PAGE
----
D-Day anniversary: What does leaders' body language show?

Chancellor Merkel shepherded the Russian and Ukrainian leaders together

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World leaders have come together at Ouistreham in northern France to commemorate the 70th anniversary of the D-Day landings.

The day provided some unusual exchanges for those coming face-to-face. What could the body language tell us about relationships?

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The handshake

Amid high tensions over Russia's role in the Ukraine crisis, German Chancellor Angela Merkel was one of the first Western leaders to allow President Vladimir Putin back into the diplomatic fold, with a meeting at a hotel before Friday's main events.

But she still seemed to be holding him at arm's length.

"This is the coldest handshake we have ever seen from Angela Merkel," says Joe Navarro, a body language expert who spent 25 years using his expertise to catch spies for the FBI.

German Chancellor Angela Merkel (left) shakes hands with Russian President Vladimir Putin during a meeting at the Normandy Barriere hotel in Deauville on 6 June 2014.

"With that chin down she is visually castigating Mr Putin who seems strained, stiff, and very uncomfortable."

"Ms Merkel traditionally has quite a tactile relationship with other world leaders, involving informal greeting rituals like hugging, cheek-kissing or forms of mock-fighting," says behaviour expert Judi James. "This handshake with Mr Putin takes a more formal ritual and places it on an icy basis."

The pair appear to be standing as far apart as possible, she adds, and while the hand clasp looks firm, it is "more of a display of strength than an open and trusting meeting of palm against palm".

"Mr Putin's facial expression looks faintly wary as though he's not quite sure what to expect but Merkel is giving it to him with both barrels," says Ms James.

"The raised browed stare implies an almost school teacher-ish level of disapproval."

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The group photo

Posing for a group photograph can be awkward for the best of us.

When leaders including US President Barack Obama, New Zealand's Governor General Jerry Mateparae, and President Putin gathered for a picture, they handled the situation with differing approaches.

Russian President Vladimir Putin stands to the right as US President Barack Obama, left, and New Zealand's Governor-General Jerry Mateparae guide Britain's Queen Elizabeth to her position for a group photo during the commemorations for the 70th anniversary of the D-Day landings, in Benouville in Normandy, France, 6 June 2014

"By standing to one side and seemingly choosing to ignore the Queen [Elizabeth] - rather than offer assistance as President Obama is doing - Mr Putin might just be showing a knowledge of royal etiquette," says behaviour expert Ms James.

Several other world leaders, such as Australia's former prime minister, have been mocked in the press in previous years for failing to understand the "hands off" rule that applies to UK monarchs.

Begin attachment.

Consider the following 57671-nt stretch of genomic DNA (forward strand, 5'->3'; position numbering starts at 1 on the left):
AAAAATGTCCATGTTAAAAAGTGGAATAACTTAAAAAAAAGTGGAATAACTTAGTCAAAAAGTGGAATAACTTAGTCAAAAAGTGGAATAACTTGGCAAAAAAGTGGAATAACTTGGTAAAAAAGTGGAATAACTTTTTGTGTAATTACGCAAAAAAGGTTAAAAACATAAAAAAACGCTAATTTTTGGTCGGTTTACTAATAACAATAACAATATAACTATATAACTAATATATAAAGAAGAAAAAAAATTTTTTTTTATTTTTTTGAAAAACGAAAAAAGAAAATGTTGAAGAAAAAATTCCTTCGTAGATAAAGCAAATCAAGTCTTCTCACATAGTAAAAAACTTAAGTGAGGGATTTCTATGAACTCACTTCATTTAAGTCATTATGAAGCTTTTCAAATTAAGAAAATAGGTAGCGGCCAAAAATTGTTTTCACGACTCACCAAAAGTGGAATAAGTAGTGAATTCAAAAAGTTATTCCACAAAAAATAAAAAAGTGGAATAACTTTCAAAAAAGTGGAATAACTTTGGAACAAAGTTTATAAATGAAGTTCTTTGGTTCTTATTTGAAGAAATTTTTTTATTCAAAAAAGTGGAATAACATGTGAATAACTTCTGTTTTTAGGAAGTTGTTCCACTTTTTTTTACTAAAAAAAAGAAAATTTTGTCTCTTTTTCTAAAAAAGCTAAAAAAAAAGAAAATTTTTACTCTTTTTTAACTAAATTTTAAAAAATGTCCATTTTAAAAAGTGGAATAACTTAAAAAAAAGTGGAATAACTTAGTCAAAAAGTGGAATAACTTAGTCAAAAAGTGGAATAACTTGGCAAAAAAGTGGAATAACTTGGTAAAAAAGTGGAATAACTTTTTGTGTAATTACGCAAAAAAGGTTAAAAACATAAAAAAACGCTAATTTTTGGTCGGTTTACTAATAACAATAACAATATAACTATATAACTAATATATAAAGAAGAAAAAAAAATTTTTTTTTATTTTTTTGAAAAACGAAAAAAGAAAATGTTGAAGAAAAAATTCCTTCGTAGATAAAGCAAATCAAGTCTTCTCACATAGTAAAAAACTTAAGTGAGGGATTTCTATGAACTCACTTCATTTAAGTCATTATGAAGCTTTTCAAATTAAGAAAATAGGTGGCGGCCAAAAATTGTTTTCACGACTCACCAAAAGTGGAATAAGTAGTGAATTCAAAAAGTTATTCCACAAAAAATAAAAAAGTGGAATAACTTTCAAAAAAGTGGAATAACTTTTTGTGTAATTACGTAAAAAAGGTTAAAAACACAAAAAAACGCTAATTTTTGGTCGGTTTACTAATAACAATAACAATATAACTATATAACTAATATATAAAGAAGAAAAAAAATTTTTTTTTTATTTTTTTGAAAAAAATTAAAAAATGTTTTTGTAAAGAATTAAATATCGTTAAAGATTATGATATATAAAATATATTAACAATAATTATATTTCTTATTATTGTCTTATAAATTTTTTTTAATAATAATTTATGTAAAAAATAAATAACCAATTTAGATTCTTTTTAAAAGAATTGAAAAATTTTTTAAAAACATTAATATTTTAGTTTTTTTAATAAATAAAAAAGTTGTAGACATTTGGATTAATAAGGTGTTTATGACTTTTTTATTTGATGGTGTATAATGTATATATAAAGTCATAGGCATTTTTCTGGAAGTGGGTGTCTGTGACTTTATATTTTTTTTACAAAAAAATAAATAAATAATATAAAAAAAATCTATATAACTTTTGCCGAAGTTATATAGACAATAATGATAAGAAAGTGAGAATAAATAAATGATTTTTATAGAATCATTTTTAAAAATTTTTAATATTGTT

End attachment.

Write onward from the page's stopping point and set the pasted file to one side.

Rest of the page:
"President Putin's distant gaze does look a little odd, though, in a scenario where perhaps a look or smile of concern could be appropriate. Overall he appears isolated from the action, like the kid in the playground that nobody currently likes," says Ms James.

"Mr Obama's response is very human and his concern genuine. Even Angela Merkel gazes from a conversation a few steps up with a look of empathy."

Mr Navarro also says the picture speaks of Mr Putin's isolation while the Western powers seem bound together.

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Standing tall

President Putin spoke for the first time to Ukraine's President-elect, Petro Poroshenko, on the sidelines of the commemorations.

It came amid calls for Russia to recognise Mr Poroshenko as Ukraine's new leader.

Ukraine's President-elect Petro Poroshenko (left) walks past Russia's President Vladimir Putin (R) during an international D-Day commemoration ceremony on the beach of Ouistreham, Normandy, on 6 June 2014

"Putin seems to have closed down here, with three key cut-off gestures: the narrowed eyes, the pulled-in lips and the joined thumbs," says Ms James, adding that he appears to be waiting for the action to come to him.

"He seems to have got his way in this as Mr Poroshenko's pose suggests he's trying to get some sort of greeting or acknowledgment going."

Mr Navarro says the image "speaks volumes" about the two leaders' relationship.

"President Putin is looking at the new Ukrainian president with disdain and indifference," he says. "That closed off look, avoiding eye contact, communicates how unimportant Mr Poroshenko is to him.

"One has to admire Mr Poroshenko for standing tall and smiling."

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Reasons to be cheerful

"Humour is one of the most powerful bonding agents," says Ms James.

President Obama certainly seems to be making the Prince of Wales chuckle in this photograph, leading some observers to believe they get on well.

"They have a wonderful relationship," says Mr Navarro. "Those are true, genuine smiles - the kind that make us bend with laughter. Whatever was said is no doubt funny."

Britain's Prince Charles, right, laughs as he meets US President Barak Obama,

Ms James agrees that the amusement appears sincere.

"It looks like Mr Obama is supplying the punch line here as he seems to be pointing to his own head to get the laugh, while Prince Charles' teeth-baring, eye-crinkling response suggests he's genuinely tickled," she says.

"The fact that this joke was shared during the actual shaking of hands is even more remarkable. The ritual is normally so swift there's barely enough time for more than a spoken introduction."

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